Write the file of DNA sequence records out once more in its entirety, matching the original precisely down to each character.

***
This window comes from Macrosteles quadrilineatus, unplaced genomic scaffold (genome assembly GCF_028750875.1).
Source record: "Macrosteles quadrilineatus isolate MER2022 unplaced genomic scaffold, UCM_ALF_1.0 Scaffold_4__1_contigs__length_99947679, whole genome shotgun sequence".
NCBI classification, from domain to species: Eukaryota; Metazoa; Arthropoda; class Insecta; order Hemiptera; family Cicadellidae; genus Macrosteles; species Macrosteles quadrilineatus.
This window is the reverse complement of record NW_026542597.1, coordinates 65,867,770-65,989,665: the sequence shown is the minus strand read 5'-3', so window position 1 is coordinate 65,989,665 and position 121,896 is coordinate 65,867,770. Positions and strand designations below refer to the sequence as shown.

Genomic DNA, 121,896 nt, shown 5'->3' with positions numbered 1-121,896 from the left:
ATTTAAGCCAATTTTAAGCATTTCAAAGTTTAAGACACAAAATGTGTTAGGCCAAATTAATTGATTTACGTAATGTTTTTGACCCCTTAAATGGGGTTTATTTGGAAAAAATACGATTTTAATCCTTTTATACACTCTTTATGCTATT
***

This window comes from Macrosteles quadrilineatus, unplaced genomic scaffold (genome assembly GCF_028750875.1).
Source record: "Macrosteles quadrilineatus isolate MER2022 unplaced genomic scaffold, UCM_ALF_1.0 Scaffold_4__1_contigs__length_99947679, whole genome shotgun sequence".
NCBI classification, from domain to species: Eukaryota; Metazoa; Arthropoda; class Insecta; order Hemiptera; family Cicadellidae; genus Macrosteles; species Macrosteles quadrilineatus.
This window is the reverse complement of record NW_026542597.1, coordinates 65,867,770-65,989,665: the sequence shown is the minus strand read 5'-3', so window position 1 is coordinate 65,989,665 and position 121,896 is coordinate 65,867,770. Positions and strand designations below refer to the sequence as shown.

Genomic DNA, 121,896 nt, shown 5'->3' with positions numbered 1-121,896 from the left:
ATTTAAGCCAATTTTAAGCATTTCAAAGTTTAAGACACAAAATGTGTTAGGCCAAATTAATTGATTTACGTAATGTTTTTGACCCCTTAAATGGGGTTTATTTGGAAAAAATACGATTTTAATCCTTTTATACACTCTTTATGCTATT